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June 1, 2016

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New York Comic Con Wrap-Up

On Friday morning, the first sight to greet my eyes as I walked up to the convention center was a group of ten Harry Potters. I have to say, that’s a good way to start the day.

How many Harry Potters do you count?

New York Comic Con, or NYCC as we affectionately call it, can definitely look like a madhouse to the untrained eye. I walked in and was immediately surrounded by Jedis and Transformers—I even spotted a rare Voltron in the crowd.

I’m going to pull a classic comic book move here and go back in time. My NYCC experience actually started on Thursday morning. This was before most of the show had set up, and there were a few academic panels going on. So, my first order of business: a panel called Comics in the Classroom. Surrounded by teachers and librarians, I settled in for a good discussion of how comics can be used alongside traditional literature in schools. There were a lot of really great ideas discussed: using images as context for text, so readers will be more likely to not give up on difficult words; allowing the comic format to aid in retention and comprehension (someone threw out the fact that two months after reading a text, people retain 10 percent…unless there’s an associated image, then it leaps up to 65 percent!); one panelist showed examples of children writing and illustrating their own comic books and then using the student’s own work to talk about grammar and spelling. One of my favorite parts was when someone mentioned, “You know, Shakespeare was meant to be seen and not read in Elizabethan times…” and I thought, it’s true! Maybe Shakespeare never intended for his plays to be read at all!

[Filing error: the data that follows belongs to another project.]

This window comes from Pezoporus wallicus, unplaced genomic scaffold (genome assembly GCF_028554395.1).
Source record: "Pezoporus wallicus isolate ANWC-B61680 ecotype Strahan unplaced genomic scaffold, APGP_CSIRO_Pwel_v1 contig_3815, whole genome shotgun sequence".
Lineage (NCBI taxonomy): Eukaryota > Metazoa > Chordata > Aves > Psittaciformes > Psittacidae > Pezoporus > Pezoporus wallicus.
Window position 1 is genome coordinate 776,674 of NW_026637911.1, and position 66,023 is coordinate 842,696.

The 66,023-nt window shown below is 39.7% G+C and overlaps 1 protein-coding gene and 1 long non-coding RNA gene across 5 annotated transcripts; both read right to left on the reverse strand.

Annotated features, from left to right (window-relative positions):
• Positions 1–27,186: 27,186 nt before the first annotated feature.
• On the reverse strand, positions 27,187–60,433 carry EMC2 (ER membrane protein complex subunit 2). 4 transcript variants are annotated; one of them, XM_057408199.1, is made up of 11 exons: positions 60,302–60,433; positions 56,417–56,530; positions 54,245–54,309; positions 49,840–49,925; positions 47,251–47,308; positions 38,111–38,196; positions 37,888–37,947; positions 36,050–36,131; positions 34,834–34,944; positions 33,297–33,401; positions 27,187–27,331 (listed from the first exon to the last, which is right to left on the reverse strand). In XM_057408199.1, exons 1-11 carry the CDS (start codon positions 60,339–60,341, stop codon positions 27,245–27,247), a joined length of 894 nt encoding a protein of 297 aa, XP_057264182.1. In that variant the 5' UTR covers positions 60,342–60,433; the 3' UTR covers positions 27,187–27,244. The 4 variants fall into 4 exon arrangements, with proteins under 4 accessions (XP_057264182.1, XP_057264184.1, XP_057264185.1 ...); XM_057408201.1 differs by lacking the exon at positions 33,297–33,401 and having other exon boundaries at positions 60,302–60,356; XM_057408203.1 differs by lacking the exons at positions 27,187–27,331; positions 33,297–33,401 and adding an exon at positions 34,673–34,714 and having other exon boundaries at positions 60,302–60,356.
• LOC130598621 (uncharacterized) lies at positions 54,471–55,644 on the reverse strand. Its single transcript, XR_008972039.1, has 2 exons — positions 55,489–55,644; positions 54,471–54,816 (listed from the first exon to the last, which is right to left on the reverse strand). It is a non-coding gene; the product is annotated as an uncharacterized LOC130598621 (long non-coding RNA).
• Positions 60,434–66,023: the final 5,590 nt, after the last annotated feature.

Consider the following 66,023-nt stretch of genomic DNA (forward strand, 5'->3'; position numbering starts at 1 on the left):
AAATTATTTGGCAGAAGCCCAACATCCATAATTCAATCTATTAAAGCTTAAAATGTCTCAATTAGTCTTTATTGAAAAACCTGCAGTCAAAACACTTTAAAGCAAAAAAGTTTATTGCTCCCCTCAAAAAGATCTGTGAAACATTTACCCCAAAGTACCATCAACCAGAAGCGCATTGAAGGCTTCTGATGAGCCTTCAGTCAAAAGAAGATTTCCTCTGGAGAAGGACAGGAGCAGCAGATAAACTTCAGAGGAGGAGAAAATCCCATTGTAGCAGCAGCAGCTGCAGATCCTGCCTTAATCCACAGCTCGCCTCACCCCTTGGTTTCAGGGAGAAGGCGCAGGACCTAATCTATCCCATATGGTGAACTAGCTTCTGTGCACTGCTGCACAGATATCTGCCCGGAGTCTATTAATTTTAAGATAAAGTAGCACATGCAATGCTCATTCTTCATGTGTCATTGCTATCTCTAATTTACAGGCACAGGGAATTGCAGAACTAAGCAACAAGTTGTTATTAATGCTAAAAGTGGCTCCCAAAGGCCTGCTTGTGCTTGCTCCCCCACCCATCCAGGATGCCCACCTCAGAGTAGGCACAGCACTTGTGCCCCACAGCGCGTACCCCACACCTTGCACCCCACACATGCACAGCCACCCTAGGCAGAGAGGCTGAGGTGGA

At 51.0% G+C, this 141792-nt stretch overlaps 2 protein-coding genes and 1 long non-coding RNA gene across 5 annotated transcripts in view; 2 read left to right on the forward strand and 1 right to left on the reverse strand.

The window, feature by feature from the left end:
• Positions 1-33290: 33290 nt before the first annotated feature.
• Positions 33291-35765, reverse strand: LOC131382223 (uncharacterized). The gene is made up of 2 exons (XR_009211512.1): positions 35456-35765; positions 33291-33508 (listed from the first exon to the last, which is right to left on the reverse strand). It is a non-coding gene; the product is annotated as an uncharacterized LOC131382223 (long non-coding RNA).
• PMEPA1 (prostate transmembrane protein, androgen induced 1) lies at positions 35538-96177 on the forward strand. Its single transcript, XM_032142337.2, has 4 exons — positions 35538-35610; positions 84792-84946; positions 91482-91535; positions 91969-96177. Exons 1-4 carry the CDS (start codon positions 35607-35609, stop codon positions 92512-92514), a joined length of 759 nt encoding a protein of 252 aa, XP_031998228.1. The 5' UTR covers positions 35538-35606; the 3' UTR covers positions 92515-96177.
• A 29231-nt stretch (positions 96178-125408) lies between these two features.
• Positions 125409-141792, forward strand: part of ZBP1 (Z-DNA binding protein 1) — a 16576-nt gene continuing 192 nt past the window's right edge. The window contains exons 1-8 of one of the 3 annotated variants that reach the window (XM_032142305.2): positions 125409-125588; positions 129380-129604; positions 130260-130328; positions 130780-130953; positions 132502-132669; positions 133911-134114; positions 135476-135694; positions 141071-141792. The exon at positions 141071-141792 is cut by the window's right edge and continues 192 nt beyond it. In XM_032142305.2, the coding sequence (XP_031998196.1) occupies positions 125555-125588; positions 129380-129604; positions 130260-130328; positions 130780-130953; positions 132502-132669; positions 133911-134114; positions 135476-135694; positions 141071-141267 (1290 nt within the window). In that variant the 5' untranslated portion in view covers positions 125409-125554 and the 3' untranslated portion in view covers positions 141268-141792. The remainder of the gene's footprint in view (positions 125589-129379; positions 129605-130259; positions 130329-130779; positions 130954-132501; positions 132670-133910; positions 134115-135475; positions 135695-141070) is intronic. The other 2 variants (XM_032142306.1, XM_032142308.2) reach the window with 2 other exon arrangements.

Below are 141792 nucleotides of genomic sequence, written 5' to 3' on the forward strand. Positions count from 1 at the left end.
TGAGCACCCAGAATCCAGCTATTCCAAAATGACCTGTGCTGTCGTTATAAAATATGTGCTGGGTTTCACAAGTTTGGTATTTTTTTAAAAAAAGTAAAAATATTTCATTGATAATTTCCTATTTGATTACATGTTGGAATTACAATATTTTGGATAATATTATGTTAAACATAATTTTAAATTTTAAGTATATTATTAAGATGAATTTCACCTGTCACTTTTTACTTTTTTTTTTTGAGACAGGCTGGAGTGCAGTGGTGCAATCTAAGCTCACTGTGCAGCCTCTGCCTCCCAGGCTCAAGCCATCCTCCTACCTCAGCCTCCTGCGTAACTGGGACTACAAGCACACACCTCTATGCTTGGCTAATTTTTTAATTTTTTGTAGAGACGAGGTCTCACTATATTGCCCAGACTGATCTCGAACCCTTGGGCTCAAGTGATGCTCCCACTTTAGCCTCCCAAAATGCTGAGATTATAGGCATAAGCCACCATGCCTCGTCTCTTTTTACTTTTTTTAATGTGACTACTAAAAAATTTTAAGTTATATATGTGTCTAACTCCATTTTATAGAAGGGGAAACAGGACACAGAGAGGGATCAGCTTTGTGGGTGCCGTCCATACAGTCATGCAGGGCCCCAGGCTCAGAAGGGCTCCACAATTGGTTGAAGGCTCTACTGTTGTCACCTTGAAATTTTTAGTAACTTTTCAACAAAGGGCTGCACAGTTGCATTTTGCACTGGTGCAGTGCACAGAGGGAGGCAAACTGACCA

I hope to see more research done on the idea of comics as literacy tools, so I can’t wait to see where all the organizations involved in the panel end up!

OK, we can fast-forward back to the rest of the weekend now. Where was I? Walking into a full convention center. Chaos. There were plenty of tiny superheroes running around, their parents tagging gleefully behind. Tiny Captain America, Tiny Wolverine, and even an adorably Tiny Wonder Woman. I had my own nerdy fan-girl moments when we walked by a booth where author Tamora Pierce was signing. I squealed and bemoaned the fact that I’d left my Alanna book at home.

Oscar and I got along very well!

On Saturday, we were able to support Jeff Smith, one of our favorite Scholastic authors, at the Bone 20th Anniversary panel! Jeff, alongside new Bone scribe Tom Sniegoski, Associate Editor Cassandra Pelham, and Graphix Publisher David Saylor, spoke about the past, present, and future of Bone. Did you know that Jeff has been drawing some rendition of Fone Bone since he was five years old?? It also inspired me to read the new Bone illustrated novels that Tom has been releasing!

Overall, NYCC was an educating experience. It turns out that Star Wars will always be cool, authors can definitely be rock stars, and reading is not going away anytime soon!

The only sad part? I didn’t see a single person dressed as Chewbacca. :(

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One Response

  1. Stella

    We saw an eight year old Chewie on Sunday we didn’t get to see the Frizz though

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